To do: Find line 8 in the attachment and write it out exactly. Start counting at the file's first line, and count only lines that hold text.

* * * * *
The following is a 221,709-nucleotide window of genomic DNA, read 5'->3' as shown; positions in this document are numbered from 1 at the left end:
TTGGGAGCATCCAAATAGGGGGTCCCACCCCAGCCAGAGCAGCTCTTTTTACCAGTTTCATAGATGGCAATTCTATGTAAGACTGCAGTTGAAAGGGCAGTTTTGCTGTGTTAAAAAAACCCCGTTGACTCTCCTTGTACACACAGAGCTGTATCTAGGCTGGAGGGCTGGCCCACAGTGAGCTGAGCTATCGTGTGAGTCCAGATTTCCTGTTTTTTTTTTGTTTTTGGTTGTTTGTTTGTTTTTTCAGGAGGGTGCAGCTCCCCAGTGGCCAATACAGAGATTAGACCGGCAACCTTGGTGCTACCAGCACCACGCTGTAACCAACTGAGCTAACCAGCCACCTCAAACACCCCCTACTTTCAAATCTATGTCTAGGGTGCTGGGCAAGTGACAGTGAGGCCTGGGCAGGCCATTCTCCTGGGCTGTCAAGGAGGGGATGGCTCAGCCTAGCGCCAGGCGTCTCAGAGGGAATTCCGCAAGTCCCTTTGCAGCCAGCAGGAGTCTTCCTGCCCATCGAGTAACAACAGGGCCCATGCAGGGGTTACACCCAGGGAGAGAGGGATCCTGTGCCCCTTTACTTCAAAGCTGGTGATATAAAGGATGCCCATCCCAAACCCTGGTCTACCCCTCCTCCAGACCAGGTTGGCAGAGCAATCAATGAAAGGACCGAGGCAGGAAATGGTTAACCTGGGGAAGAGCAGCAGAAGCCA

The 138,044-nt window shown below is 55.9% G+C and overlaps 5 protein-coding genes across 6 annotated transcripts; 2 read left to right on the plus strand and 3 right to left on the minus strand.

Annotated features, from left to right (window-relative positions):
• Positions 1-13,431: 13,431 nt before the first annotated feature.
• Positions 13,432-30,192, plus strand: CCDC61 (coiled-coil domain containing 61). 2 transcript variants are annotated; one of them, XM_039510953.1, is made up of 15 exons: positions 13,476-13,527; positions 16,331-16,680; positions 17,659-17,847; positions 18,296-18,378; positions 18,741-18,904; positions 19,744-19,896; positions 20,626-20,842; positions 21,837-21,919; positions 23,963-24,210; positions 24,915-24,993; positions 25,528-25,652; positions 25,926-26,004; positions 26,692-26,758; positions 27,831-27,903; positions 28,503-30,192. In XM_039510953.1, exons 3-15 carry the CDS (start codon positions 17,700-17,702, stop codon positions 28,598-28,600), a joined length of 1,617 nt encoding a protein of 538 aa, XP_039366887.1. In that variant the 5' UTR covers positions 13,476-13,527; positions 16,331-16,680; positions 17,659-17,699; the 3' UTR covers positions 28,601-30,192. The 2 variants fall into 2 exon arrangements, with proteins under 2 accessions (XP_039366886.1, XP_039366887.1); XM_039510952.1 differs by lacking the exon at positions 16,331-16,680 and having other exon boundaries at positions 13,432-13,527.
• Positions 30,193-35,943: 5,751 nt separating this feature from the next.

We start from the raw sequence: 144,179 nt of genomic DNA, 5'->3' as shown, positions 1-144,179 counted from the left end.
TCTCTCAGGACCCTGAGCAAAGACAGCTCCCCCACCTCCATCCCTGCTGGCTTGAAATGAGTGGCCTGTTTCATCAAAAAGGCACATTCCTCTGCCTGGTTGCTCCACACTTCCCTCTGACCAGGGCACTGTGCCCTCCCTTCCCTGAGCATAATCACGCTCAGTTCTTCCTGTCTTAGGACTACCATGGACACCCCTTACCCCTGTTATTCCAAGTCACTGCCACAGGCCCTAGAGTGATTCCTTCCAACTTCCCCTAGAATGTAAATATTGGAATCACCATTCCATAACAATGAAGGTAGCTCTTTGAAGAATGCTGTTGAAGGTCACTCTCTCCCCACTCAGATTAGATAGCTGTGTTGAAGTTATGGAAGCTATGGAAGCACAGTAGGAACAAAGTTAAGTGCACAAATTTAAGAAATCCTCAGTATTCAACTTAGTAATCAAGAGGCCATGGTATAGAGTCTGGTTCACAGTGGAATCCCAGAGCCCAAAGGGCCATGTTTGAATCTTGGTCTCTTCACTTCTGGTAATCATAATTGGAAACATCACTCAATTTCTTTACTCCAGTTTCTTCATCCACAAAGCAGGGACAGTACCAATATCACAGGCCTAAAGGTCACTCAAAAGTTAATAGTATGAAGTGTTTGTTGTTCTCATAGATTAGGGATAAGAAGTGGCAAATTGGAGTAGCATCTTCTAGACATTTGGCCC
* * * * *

We start from the raw sequence: 144,179 nt of genomic DNA, 5'->3' as shown, positions 1-144,179 counted from the left end.